Nato sees threat to Montenegro, warns Serbia
LISBON, Mar 30, 2000 -- (Reuters) NATO's European military leader said on Wednesday that Serbia was clearly preparing for possible military action against its pro-Western neighbor Montenegro.
NATO Supreme Commander Europe General Wesley Clark told a news conference that Yugoslav President Slobodan Milosevic was applying pressure on Montenegrin leader Milo Djukanovic.
"Both with military and paramilitary, and economic means, President Milosevic is putting in place the capabilities to take action," Clark said."That's the concern. We've seen this situation in the past."
Tiny Montenegro is Serbia's reluctant partner in the Yugoslav federation.
Clark declined to comment on any military preparations NATO may have made in the event of any Serbian action against Montenegro, but clearly warned Milosevic not to interfere.
"We've observed over the last six months how Milosevic has, step by step, tightened the noose around Mr. Djukanovic. We're watching this very closely. Mr. Milosevic should well understand what NATO's capabilities are," Clark said.
Djukanovic on Monday said he feared Milosevic might try to oust his government as a way of maintaining political power after he completes his current term as Yugoslav president next year, for which re-election is currently forbidden.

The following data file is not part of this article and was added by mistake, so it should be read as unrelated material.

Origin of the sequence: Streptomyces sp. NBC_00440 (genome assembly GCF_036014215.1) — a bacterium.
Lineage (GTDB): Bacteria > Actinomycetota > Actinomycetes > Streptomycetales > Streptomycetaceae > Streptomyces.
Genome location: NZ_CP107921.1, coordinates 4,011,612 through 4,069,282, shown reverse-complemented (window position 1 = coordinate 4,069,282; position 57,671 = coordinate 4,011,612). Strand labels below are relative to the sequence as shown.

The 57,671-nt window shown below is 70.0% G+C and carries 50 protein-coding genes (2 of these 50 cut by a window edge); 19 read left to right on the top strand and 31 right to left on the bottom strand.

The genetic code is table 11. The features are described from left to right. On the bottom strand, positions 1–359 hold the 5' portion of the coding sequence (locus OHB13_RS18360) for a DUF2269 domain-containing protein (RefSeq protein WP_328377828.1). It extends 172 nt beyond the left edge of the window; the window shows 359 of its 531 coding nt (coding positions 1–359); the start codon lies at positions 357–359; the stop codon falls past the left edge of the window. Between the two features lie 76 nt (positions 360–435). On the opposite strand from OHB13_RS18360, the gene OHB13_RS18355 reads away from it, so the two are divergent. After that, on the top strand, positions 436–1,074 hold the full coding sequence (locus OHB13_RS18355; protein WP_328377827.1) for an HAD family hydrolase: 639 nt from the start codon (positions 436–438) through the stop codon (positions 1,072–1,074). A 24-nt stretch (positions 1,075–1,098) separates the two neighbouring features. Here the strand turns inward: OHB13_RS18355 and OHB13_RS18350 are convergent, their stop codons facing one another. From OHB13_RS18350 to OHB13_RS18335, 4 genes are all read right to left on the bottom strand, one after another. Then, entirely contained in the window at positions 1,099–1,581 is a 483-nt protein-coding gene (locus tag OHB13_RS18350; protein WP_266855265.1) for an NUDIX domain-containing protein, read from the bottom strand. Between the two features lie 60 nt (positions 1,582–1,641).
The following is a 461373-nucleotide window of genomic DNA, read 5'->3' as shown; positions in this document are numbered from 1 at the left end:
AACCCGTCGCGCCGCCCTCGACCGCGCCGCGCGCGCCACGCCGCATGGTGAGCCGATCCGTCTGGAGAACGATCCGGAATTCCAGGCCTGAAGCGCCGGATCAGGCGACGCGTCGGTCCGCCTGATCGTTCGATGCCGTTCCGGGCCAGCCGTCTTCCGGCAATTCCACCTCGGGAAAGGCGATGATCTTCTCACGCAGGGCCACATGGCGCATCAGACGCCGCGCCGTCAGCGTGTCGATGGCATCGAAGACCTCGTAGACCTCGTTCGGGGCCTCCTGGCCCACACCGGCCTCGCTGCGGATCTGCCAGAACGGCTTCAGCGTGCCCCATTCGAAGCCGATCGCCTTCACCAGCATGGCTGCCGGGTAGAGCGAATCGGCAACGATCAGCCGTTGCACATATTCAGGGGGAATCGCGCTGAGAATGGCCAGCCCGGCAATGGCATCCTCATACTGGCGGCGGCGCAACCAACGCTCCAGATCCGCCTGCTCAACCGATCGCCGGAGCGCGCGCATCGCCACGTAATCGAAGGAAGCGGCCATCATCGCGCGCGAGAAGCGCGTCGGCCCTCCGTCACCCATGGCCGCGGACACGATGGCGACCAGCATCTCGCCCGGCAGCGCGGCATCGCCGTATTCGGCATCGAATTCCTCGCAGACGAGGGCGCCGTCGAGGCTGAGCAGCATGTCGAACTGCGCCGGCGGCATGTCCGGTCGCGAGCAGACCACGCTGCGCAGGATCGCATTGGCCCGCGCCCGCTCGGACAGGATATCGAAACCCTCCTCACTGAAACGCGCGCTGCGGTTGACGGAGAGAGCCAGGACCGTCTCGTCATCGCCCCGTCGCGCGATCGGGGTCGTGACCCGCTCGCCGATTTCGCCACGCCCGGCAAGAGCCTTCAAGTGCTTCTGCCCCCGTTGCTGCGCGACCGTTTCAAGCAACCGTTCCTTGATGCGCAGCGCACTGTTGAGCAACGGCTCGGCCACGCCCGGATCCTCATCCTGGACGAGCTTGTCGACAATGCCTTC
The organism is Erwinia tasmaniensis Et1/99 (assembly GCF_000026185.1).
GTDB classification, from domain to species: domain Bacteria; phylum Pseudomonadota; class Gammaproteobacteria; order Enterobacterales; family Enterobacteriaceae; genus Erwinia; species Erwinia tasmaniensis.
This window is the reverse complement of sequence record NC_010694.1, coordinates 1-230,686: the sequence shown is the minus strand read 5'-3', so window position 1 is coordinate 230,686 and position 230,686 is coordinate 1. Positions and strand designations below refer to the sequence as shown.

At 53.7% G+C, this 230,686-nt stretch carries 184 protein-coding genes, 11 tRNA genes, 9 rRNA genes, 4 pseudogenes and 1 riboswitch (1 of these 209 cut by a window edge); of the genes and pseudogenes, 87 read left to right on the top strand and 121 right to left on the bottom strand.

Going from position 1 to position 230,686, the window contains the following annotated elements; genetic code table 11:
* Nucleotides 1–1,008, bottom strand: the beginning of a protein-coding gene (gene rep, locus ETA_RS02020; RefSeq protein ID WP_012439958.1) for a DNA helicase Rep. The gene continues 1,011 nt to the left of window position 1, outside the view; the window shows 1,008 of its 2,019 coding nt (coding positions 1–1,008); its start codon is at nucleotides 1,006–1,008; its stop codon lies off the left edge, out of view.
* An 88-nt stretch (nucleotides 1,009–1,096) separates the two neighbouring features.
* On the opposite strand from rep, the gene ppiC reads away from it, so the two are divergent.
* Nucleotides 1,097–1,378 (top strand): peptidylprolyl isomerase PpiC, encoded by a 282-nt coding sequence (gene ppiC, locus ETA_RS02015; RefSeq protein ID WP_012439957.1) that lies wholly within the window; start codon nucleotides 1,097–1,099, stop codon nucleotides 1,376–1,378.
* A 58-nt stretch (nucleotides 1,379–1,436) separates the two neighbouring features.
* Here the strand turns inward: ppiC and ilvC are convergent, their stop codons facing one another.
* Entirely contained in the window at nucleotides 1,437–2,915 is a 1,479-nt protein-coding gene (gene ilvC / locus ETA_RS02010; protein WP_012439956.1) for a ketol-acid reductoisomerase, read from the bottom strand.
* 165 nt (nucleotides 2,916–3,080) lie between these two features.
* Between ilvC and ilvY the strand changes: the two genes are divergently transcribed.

Clark spoke days after a visit to Kosovo on the anniversary of a NATO bombing campaign that forced Milosevic to withdraw his troops from the province and to halt a Serb military campaign of violent expulsion of ethnic Albanians.
Clark declined to comment on reports that he and NATO's civilian head George Robertson had cut short their visit on Friday to Kosovo due to a perceived security threat there.
"We had various operational and informational issues that had to be sorted out and by the time we got there, we didn't have time to do everything on the itinerary," Clark said.
He said they avoided the northern flashpoint city of Mitrovica for organizational reasons.
"There wasn't anything specific about Mitrovica. We had to make a choice as to where to go, and it was much more important to go and see this community of poor Albanians," Clark added.
Diplomatic sources last week told Reuters that changes to the air route used by Clark and Robertson for security reasons halved their time on the ground.
Previous clashes between Serbs and ethnic Albanians in Mitrovica have caught NATO's KFOR peacekeeping troops in the middle, leaving an impression of chaos rather than the multi-ethnic society that the alliance has aimed to build.
Clark said Serbs were still returning to Kosovo, and most violence in the region was due to organized crime.
"There is some pressure against the Serbs and in some areas it is dangerous for the Serbs," he said. "But on the other hand, the 40,000-plus members of KFOR have been very effective...in protecting the Serbs."